Another piece of software we got a good look at at this year's Autodesk University is Autodesk 360. The company has created a Facebook-like interface for projects and design teams; collaborators log on to a cleanly-designed dashboard page containing "all of the data, projects, people, tasks, discussions, activities, issues and alerts that are associated with design or architecture projects that they are working on."
Clicking on a project, for instance, is like clicking on someone's Facebook wall; you get a linear view of all developments concerning that project, with your fellow collaborators' updates taking the place of comments. People can upload relevant files as updates, and anyone with access can view any file, regardless of whether it's an Autodesk format or not. (This includes non-design data, like spreadsheets and such.) And yes, Autodesk 360 can also be used from your phone or tablet, just as with Facebook.
While we were treated to an on-stage, well-explained visual presentation of how it all works, we realize text is not the best way to drive home how this software would impact your workflow. Thankfully, Autodesk has made available the videos they used for their presentation. These are hot off the presses so they haven't added the voiceover yet, but we'll provide the relevant text:
Projects at the Center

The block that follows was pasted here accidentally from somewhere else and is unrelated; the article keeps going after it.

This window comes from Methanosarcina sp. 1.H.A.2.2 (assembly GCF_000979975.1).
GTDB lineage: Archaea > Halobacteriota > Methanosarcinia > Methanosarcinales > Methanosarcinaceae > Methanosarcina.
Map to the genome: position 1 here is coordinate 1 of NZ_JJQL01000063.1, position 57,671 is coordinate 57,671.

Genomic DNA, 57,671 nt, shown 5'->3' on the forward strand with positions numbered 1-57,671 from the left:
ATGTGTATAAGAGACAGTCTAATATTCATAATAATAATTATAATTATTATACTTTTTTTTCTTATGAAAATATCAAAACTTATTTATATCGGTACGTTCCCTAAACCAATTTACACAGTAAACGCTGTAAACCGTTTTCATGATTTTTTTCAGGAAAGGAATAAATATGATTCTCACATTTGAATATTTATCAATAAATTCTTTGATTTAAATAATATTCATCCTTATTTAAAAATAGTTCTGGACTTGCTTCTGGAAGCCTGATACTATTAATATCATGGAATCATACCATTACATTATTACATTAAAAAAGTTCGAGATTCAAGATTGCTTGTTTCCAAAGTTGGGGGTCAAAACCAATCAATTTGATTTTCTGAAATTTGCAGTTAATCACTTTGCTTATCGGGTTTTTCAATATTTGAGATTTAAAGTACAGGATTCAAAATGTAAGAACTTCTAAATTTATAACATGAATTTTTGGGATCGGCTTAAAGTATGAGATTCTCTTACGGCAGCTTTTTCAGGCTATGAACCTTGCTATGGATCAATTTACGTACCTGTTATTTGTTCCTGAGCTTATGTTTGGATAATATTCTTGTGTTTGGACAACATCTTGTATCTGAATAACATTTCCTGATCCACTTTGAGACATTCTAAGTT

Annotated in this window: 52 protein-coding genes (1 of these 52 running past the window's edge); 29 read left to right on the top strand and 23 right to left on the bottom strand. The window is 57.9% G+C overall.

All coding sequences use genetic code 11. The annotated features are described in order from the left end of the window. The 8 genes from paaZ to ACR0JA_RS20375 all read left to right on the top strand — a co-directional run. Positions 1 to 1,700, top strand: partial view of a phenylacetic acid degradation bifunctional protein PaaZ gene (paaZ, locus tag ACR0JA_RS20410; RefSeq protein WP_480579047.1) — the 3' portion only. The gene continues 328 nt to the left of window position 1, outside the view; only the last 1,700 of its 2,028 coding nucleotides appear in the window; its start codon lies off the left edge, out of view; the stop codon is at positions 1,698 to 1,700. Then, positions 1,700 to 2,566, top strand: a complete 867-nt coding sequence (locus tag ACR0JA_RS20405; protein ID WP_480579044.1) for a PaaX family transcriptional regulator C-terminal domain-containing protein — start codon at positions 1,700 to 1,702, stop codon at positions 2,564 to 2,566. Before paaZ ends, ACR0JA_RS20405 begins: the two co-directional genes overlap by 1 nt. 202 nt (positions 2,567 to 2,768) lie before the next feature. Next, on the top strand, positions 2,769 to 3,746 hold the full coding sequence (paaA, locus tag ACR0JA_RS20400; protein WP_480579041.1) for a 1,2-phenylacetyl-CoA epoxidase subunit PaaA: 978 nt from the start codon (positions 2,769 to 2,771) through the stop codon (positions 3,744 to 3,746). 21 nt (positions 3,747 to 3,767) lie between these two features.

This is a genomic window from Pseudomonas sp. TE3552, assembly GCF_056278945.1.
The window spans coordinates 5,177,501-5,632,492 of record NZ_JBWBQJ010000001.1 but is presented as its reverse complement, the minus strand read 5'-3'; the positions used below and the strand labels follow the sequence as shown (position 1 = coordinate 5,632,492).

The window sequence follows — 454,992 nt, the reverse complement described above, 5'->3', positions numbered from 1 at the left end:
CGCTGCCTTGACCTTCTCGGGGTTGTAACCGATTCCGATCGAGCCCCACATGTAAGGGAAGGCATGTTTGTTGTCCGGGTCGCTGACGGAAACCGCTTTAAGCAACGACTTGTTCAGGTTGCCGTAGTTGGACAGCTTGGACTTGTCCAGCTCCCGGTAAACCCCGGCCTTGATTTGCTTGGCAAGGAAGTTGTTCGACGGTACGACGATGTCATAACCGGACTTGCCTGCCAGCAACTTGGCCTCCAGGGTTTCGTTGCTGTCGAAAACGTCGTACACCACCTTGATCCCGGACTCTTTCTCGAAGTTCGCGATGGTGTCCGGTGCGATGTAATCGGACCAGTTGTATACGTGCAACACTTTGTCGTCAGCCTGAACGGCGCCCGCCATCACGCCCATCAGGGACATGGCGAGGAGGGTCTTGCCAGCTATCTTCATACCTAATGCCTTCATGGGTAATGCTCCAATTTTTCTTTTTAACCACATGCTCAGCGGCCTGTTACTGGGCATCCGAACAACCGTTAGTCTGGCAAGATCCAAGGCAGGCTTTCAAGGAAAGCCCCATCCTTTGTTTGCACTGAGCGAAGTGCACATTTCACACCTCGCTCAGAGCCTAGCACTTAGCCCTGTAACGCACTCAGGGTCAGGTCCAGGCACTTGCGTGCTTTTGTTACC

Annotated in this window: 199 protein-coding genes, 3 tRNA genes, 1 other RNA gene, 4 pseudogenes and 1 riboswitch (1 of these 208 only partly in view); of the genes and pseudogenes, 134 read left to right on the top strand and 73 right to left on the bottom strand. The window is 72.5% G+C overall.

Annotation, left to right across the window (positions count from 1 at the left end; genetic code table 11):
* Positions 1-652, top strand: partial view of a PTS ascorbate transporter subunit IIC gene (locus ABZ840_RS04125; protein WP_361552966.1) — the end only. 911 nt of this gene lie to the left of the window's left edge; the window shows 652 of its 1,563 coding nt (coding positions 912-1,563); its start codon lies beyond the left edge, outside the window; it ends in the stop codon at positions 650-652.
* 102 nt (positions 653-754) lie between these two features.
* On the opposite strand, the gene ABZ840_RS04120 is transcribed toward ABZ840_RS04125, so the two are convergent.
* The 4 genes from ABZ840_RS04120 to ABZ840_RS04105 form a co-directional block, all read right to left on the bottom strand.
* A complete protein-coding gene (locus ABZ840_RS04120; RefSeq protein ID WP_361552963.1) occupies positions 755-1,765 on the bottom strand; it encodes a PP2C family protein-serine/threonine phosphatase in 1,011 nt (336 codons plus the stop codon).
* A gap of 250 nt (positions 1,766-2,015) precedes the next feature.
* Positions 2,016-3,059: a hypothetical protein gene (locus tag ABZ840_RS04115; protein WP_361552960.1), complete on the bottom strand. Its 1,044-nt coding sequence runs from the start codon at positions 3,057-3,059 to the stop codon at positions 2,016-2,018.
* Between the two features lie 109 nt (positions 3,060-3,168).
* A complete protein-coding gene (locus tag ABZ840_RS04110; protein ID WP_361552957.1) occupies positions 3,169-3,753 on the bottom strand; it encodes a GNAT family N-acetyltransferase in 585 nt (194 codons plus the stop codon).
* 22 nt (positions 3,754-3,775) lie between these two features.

In Autodesk 360 users can see all the projects they are working on in one place. Because customers work on lots of projects, they can pin or unpin them, to indicate which ones are most important.
Find What You're Looking For
Using Search and filtering, users are able to quickly locate all of the places in the project data where their desired information appears. Autodesk 360 searches across all project information, not just design models. It also searches DEEPLY within design models, so it also helps users get to exactly the place in the Revit model where the change was made.
Visualization and Rendering
With Autodesk 360 you get interactive 3D viewing for all 3D design data. Visually Explore Complex 3D Interactive design Models with no special publishing workflow—great looking, high performance, only a web browser or mobile app.
Integration of Tools and Services
From the integration of web services like rendering and simulation, to remote access of traditional desktop tools, we see a future in which the Autodesk 360 becomes the center of a complete end-to-end project workflow, from concept to reality.
Here's a scenario: an architect is travelling and has only his Mac laptop, when he realizes he needs to make a change to his source Revit model. With Autodesk Remote, he is be able to edit that model directly within his browser... and will see the update to the model appear as activity in Autodesk 360.
Autodesk CEO Carl Bass described Autodesk 360 as "Facebook for Engineers." We of course assume he had a slip of the tongue and meant for "Designers."